This has advantages and disadvantages: cheaper interest rates and penalty-free early payment, against a 200 quid admin charge upfront. However, it also gave me the statutory 14 days “no-reason-necessary” cooling off period, in which case, all I would pay was a flat-rate 77 pence a day interest, and no admin charge.
When I got the cheque for the insurance at the weekend, I thought that if it could clear in time, I could pay the credit off. But it was not going to happen. But then I read the agreement again. The cooling off period was 14 days – ending today; but it said I only had to pay it off within 30 days of cancelling – i.e. 30 days from today. The insurance will clear my bank in a few days, so I decided to go ahead.
Now, I felt a little guilty at this, that I was gaming the system; but I figured the finance company has bigger pockets than mine, so I made the call and I explained I wanted to exercise my legal right to cancel within 14 days.
“That expires today” said the customer service advisor.
“Yes,” I said, “Which means I can still cancel it, right?”
“Well, yes,” she said. “But only if you can give me immediate payment by credit card over the phone.” Very sure of herself, quite aggressive.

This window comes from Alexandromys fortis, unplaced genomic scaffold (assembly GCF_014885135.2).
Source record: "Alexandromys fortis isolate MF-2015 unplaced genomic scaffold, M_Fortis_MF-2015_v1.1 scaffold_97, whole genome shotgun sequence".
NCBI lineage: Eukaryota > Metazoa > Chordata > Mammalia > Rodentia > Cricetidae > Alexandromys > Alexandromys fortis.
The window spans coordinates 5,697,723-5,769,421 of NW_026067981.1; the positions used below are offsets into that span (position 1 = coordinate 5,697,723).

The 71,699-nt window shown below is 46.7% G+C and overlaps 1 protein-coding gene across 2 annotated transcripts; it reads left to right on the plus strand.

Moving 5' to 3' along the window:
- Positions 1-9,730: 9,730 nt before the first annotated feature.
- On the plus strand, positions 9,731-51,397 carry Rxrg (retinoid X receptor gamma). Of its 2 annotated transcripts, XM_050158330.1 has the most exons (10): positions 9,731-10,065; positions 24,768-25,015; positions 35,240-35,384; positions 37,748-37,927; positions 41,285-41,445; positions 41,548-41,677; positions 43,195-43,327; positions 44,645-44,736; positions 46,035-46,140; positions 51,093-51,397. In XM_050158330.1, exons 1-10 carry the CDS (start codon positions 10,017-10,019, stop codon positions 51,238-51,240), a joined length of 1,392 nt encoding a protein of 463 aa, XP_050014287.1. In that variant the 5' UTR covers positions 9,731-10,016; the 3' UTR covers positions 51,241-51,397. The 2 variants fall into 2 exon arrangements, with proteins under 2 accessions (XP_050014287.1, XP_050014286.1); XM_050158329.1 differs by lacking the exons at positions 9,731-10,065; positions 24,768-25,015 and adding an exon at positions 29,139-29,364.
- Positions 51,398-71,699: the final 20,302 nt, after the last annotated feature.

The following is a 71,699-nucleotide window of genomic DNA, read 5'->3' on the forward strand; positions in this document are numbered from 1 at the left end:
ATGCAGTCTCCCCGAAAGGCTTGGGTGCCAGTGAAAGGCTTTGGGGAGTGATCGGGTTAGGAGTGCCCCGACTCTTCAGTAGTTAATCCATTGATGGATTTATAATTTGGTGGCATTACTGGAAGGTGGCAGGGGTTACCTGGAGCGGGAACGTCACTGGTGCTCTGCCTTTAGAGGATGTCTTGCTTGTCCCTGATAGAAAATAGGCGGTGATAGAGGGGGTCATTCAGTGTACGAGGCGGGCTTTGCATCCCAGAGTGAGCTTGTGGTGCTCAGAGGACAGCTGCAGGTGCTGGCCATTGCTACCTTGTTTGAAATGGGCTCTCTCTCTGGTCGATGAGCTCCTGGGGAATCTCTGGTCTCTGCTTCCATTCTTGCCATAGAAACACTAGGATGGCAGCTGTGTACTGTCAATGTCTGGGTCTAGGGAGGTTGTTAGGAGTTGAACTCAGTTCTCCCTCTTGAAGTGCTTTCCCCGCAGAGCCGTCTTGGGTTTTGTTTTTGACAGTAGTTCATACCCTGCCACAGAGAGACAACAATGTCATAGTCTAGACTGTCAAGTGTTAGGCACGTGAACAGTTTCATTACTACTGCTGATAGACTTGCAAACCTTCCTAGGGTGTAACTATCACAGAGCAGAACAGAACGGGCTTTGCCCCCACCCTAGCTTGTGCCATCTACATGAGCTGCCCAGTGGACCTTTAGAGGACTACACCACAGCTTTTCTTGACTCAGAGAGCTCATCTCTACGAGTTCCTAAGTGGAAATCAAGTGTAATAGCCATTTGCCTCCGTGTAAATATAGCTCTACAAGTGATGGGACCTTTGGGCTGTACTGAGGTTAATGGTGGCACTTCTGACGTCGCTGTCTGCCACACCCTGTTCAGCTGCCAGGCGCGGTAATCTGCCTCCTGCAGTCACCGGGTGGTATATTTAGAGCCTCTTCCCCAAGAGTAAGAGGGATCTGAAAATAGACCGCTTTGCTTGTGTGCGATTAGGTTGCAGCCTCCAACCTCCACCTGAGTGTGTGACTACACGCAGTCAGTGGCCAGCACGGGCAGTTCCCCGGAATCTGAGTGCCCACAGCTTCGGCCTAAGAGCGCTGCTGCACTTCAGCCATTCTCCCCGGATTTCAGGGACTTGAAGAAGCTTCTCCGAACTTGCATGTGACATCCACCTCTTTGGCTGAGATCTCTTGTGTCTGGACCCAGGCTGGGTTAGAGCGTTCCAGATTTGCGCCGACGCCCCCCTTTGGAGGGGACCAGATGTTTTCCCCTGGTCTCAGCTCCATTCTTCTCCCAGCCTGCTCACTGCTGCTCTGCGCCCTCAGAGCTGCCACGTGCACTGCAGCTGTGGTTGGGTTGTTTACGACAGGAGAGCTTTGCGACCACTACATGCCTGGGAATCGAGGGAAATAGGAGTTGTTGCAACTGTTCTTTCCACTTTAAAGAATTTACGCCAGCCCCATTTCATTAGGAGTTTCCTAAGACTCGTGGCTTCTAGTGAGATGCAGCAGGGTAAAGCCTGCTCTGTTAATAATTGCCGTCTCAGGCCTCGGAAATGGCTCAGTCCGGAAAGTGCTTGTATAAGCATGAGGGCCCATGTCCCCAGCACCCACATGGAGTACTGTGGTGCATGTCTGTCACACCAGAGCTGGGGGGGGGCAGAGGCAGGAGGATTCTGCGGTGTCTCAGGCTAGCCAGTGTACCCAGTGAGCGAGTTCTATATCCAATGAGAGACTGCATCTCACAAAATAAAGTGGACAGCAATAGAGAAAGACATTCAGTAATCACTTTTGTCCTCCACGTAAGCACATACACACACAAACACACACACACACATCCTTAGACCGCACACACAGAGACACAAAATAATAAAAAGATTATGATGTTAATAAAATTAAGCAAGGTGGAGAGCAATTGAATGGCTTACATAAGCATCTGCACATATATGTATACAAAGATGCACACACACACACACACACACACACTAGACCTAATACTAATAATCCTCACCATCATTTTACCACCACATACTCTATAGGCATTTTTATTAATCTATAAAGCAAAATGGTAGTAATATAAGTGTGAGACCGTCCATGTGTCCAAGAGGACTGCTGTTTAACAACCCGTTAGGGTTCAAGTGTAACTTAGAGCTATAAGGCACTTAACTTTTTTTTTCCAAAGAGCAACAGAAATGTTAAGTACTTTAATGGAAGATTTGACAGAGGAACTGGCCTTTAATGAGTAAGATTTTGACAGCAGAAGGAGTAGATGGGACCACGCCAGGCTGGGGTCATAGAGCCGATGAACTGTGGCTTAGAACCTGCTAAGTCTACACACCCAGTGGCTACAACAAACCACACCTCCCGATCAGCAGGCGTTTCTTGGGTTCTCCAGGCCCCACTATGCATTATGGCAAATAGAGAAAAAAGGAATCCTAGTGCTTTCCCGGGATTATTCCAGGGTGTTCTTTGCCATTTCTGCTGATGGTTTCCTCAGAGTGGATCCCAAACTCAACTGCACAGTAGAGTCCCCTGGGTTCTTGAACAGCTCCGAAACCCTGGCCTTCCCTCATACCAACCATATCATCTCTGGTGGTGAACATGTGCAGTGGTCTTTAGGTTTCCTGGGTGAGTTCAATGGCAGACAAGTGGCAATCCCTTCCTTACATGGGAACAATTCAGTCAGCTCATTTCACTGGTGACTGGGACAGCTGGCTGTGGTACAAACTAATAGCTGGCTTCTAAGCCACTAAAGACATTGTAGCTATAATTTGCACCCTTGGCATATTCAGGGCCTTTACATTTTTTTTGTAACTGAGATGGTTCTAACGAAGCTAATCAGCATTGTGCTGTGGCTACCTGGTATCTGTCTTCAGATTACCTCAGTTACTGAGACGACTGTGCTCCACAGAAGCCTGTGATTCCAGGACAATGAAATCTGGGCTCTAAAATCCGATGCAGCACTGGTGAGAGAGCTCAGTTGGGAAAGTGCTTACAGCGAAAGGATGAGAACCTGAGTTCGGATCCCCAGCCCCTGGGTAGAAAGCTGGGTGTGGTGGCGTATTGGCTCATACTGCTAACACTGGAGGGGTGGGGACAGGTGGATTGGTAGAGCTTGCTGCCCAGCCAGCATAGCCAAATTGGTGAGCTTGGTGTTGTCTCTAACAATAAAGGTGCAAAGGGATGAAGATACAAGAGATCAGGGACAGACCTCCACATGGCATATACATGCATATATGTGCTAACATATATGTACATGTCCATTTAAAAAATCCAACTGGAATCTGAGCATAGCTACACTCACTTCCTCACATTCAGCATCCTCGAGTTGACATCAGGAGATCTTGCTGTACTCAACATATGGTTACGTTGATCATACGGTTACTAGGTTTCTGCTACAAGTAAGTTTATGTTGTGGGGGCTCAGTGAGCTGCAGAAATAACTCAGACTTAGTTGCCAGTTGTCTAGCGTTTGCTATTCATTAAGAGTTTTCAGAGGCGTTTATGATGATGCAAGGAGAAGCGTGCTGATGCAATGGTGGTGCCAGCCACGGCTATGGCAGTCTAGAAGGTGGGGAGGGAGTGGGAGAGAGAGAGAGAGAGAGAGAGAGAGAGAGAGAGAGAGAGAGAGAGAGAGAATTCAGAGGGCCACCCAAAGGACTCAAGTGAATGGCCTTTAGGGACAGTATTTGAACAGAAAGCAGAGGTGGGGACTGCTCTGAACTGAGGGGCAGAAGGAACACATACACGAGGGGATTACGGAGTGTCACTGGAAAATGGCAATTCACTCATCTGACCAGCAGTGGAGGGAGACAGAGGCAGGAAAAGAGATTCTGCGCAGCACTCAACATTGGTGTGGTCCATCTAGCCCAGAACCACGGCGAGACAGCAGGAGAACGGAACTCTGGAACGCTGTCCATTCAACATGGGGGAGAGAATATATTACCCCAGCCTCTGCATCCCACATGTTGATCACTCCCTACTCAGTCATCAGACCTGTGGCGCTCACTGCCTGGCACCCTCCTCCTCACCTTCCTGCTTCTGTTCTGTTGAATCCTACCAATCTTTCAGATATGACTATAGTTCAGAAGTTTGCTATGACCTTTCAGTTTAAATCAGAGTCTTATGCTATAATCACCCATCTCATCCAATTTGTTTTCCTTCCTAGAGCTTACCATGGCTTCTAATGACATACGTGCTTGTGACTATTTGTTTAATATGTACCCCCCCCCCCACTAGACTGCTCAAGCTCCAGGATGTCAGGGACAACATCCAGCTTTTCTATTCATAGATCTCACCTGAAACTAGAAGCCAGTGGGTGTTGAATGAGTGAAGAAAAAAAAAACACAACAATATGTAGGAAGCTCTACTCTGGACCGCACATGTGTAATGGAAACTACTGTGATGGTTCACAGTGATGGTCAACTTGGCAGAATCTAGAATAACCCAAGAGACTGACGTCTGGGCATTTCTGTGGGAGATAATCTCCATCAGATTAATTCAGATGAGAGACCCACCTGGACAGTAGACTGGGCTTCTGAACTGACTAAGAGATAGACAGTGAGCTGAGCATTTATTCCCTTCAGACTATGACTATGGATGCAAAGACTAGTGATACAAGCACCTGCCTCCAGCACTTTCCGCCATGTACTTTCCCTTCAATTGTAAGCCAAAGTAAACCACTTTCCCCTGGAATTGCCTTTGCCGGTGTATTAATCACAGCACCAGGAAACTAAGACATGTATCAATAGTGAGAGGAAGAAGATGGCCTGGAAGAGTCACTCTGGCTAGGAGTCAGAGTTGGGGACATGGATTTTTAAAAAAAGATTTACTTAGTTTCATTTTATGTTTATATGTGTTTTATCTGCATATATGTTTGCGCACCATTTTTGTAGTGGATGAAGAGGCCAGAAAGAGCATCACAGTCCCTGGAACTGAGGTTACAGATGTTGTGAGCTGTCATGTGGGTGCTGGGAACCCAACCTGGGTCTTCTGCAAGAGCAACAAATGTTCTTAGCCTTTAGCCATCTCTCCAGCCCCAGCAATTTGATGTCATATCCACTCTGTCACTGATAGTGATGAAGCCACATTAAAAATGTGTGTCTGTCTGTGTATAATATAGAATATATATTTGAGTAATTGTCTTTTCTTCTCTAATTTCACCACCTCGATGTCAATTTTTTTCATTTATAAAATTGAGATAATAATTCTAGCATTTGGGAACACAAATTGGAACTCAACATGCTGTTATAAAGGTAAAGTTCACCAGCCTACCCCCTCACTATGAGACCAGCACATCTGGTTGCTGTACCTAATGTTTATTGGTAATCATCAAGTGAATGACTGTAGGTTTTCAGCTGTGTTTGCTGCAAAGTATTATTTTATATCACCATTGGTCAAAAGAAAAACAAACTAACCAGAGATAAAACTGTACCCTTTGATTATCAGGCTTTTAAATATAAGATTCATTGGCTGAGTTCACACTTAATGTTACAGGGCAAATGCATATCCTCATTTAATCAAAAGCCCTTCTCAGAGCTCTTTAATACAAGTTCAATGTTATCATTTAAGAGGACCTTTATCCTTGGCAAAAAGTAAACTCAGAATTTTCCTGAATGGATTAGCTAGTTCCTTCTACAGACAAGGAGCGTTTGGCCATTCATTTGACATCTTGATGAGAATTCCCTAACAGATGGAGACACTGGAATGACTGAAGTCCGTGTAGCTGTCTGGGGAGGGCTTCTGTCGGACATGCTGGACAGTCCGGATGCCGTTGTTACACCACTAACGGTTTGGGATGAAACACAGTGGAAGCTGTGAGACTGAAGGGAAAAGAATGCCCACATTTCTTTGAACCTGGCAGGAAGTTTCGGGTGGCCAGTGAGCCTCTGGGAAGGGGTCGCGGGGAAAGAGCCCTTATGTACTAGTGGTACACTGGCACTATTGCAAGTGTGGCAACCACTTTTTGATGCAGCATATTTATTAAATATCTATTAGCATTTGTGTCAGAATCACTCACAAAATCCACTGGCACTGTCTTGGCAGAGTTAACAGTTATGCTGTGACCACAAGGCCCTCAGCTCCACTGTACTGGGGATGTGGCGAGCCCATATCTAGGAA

“Wait a moment. I am now reading from the form I signed. ‘You must repay the credit without delay, and no more than 30 days from the date of cancellation’. Is that not correct?”
“Errr…. yes, but I can take a payment by credit card now.”
“But I don’t have to give you the payment by credit card. If I post you a cheque, and allow an additional 77p per day for the time it takes you to receive it; and you get it within 30 days, then I have met the terms of the agreement, no?”
“OK, you will have a cheque by Monday.”
Strangely, I no longer feel at all guilty at having gamed the system; as they are obviously doing so themselves, and are relying on people not having read the actual terms of the agreement (and their legal rights).